On 1 August 1940 Studley was posted to the 2/23 Battalion, A.I.F., embarking 16 November 1940 per Strathmore for the Middle East. The Battalion arrived in Egypt mid-December where it was reassigned from the 7th Division to the 9th Division in early 1941. Shortly after they were sent to Cyrenaica in Libya. A German-Italian offensive led by the ‘Desert Fox’, Field Marshall Erwin Rommel of the German Wehrmacht drove the forces to the port of Tobruk where the 2/23 formed part of the garrison during the Siege of Tobruk, which lasted 241 days from April 10. These men were nicknamed by Rommel as the ‘Desert Rats of Tobruk’, something that was to become a source of pride amongst the Australians in their defiance of the German military might. A policy of ‘making the besiegers the besieged’ involved undertaking numerous and aggressive raids into German lines by small groups of men. On May 17, Studley led 12 men on such a raid on a German defensive outpost (Scates 2013). War Diary records note Gahan was last seen at 07.30 hours. Six of his men were wounded but he continued to push on to the next position. He was never seen again. On May 28, 1941, Studley was reported ‘Missing’ as of May 17th. On 9 June, his status was revised to ‘Missing Believed Prisoner’ and on May 3rd, to ‘Killed in Action’. His body was never recovered.

Studley’s younger brother Neil followed him into banking and the Army. Lt. Gahan departed Australia with 2/29 Australian Infantry Battalion for the Malayan campaign. Having initially been reported missing, he rejoined his unit just two days before Singapore fell.  He became a prisoner of war of the Japanese, alongside many other members of the 2/29 and was interned at Changi and sent to work on the Burma-Thai Railway as part of “F Force”. Neil survived the war and retuned to Australia, his final rank, Captain, like brother Studley.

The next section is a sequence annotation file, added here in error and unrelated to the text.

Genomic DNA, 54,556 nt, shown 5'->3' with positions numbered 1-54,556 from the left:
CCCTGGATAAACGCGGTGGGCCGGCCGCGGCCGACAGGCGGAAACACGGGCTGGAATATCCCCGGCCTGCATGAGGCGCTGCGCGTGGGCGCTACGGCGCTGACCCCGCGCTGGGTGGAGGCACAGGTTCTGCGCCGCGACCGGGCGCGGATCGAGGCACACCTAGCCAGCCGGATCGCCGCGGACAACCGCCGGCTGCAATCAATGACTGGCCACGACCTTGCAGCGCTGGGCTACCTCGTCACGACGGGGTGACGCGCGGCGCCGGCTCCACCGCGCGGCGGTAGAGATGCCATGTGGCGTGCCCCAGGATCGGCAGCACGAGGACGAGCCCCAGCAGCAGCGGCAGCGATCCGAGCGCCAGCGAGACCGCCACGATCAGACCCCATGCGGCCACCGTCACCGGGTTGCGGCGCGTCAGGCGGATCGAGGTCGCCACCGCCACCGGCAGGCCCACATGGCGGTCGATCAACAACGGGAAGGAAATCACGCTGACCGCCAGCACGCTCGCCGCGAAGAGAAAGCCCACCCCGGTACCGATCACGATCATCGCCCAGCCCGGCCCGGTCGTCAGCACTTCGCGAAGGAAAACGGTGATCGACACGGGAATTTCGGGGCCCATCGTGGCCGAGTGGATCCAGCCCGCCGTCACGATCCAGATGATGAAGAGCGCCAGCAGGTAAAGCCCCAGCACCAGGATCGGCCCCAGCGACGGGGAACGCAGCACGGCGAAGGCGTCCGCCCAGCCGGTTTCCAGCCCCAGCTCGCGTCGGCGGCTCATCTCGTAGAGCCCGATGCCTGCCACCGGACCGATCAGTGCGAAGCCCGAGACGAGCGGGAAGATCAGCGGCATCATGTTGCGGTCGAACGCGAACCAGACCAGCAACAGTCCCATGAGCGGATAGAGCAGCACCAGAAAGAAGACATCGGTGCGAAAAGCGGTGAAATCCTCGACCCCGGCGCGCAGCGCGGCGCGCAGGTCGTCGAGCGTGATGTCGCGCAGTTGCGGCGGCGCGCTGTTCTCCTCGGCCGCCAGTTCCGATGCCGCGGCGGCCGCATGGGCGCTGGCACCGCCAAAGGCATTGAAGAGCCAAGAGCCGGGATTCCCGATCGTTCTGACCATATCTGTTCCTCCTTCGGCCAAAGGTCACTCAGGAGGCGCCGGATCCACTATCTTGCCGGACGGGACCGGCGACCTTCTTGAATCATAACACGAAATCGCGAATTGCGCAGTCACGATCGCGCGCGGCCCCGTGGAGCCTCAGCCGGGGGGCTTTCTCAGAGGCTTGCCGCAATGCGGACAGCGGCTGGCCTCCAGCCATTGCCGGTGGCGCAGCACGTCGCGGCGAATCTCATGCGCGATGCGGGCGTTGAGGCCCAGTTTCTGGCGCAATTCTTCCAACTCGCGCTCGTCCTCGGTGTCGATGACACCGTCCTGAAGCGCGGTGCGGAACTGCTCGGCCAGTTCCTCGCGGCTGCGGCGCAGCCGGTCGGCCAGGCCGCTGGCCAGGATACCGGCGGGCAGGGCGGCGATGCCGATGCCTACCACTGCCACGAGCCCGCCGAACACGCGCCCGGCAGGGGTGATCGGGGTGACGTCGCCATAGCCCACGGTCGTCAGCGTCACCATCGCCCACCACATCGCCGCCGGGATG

Scates (2013) writes of Kitty Gahan’s efforts to be heard as a war widow. She was one of a select few to be invited to travel after persistent requests on behalf of the War Widows Guild to be part of the official Australian party to attend the dedication of the War Graves Commission cemetery at El Alamein, Egypt, in 1954. He also observes that while standing beside a grave to secure that finality of loss had no equal, from the 1940s, memorial funds were generally put towards useful and enduring purposes and less towards sponsoring pilgrimages, a more common demand after the Great War.

The State Library of Victoria holds the Papers of Kathleen Gahan, 1929-1982, which includes a scrapbook of correspondence, photographs, postcards, press cuttings and other ephemera relating to Kitty Gahan’s visit. Scates describes Kitty’s pilgrimage and this scrapbook of poignant material, not just as a souvenir, but as Kitty’s own personal memorial to her husband. The final image in the scrapbook being Studley’s name, etched in cool white stone in the desert, on a panel to the missing.